11. Frozen shoulder

    MedlinePlus

    ... cut) by bringing the shoulder through a full range of motion. Arthroscopic surgery can also be used to cut ... if you develop shoulder pain that limits your range of motion for an extended period. People who have diabetes ...

  12. Shoulder Arthroscopy

    MedlinePlus

    ... bones: your upper arm bone (humerus), your shoulder blade (scapula), and your collarbone (clavicle). Ball and socket. ... fits into a rounded socket in your shoulder blade. This socket is called the glenoid. A slippery ...

  13. Shoulder pain

    MedlinePlus

    ... the rotator cuff, give the shoulder its wide range of motion. Swelling, damage, or bone changes around the rotator ... you are recovering from tendinitis, continue to do range-of-motion exercises to avoid frozen shoulder . Practice good posture ...

  14. Joint line elevation in revision TKA leads to increased patellofemoral contact forces.

    PubMed

    König, Christian; Sharenkov, Alexey; Matziolis, Georg; Taylor, William R; Perka, Carsten; Duda, Georg N; Heller, Markus O

    2010-01-01

    One difficulty in revision total knee arthroplasty (TKA) is the management of distal femoral bone defects in which a joint line elevation (JLE) is likely to occur. Although JLE has been associated with inferior clinical results, the effect that an elevated joint line has on knee contact forces has not been investigated. To understand the clinical observations and elaborate the potential risk associated with a JLE, we performed a virtual TKA on the musculoskeletal models of four subjects. Tibio- and patellofemoral joint contact forces (JCF) were calculated for walking and stair climbing, varying the location of the joint line. An elevation of the joint line primarily affected the patellofemoral joint with JCF increases of as much as 60% of the patient's body weight (BW) at 10-mm JLE and 90% BW at 15-mm JLE, while the largest increase in tibiofemoral JCF was only 14% BW. This data demonstrates the importance of restoring the joint line, as it plays a critical role for the magnitudes of the JCFs, particularly for the patellofemoral joint. JLE caused by managing distal femoral defects with downsizing and proximalizing the femoral component could increase the patellofemoral contact forces, and may be a contributing factor to postoperative complications such as pain, polyethylene wear, and limited function.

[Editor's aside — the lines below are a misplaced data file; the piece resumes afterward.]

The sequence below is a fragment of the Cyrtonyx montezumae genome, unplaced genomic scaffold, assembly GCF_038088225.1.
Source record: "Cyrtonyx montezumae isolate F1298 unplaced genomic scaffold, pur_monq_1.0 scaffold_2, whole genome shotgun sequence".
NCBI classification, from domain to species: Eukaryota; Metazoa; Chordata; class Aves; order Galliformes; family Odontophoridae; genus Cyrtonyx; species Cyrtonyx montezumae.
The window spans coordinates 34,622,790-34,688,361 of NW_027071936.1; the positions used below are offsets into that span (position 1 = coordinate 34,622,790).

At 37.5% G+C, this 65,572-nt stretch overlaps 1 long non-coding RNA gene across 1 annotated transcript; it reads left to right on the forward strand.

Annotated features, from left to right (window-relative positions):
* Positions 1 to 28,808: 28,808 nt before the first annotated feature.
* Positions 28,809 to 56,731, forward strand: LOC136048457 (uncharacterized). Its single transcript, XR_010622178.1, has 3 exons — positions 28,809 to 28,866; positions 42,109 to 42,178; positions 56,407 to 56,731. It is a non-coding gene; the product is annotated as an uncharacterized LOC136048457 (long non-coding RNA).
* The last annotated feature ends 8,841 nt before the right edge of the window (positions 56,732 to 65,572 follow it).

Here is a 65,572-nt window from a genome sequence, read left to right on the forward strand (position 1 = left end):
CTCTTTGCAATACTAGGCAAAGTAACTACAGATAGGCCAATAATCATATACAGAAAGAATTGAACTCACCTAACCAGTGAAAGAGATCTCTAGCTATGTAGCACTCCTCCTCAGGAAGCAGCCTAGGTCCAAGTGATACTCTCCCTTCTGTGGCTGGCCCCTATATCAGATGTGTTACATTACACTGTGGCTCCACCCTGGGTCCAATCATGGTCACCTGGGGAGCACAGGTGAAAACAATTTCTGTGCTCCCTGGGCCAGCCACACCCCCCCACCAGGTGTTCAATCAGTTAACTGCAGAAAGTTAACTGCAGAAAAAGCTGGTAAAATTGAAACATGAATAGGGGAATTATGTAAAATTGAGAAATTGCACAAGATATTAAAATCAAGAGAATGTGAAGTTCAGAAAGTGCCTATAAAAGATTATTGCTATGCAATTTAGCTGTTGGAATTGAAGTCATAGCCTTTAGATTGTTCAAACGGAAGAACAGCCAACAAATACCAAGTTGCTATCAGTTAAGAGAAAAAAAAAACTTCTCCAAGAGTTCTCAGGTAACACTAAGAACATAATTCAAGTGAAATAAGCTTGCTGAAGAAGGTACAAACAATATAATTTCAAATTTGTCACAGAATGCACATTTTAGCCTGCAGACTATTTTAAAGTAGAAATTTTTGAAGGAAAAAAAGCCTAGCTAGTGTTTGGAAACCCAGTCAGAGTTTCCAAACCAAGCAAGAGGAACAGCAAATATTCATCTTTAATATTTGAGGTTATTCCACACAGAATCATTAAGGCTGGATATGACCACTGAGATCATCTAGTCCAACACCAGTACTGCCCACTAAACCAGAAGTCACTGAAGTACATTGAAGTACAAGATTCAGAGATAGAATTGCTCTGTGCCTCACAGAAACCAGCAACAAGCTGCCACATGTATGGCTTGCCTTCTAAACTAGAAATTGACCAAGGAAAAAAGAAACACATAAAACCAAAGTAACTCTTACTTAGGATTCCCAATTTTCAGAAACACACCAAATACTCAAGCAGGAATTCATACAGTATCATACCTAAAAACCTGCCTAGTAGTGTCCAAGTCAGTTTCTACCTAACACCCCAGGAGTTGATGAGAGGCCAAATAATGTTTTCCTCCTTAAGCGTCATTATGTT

15. [Winter sports and shoulder arthroplasty].

    PubMed

    Kirchhoff, C; Imhoff, A B; Hinterwimmer, S

    2008-09-01

    Nowadays, a general negative evaluation of sportive activity regarding different kinds of sport following arthroplasty is at present no more scientifically supported. However, at present no valid guidelines regarding sportive activity of patients after implantation of shoulder joint arthroplasty exist. The question regarding the ability of performing winter sports activities of patients treated with shoulder joint endoprothesis has not been answered so far. Therefore the aim of the presented work was to identify winter sports-specific risks for patients treated with shoulder joint endoprothesis as well as to critically discuss the actual literature in refer to winter sport activities. Criteria for the education of patients with shoulder joint endoprothesis as well as consultation regarding winter sport activities will be provided for the orthopaedic surgeon.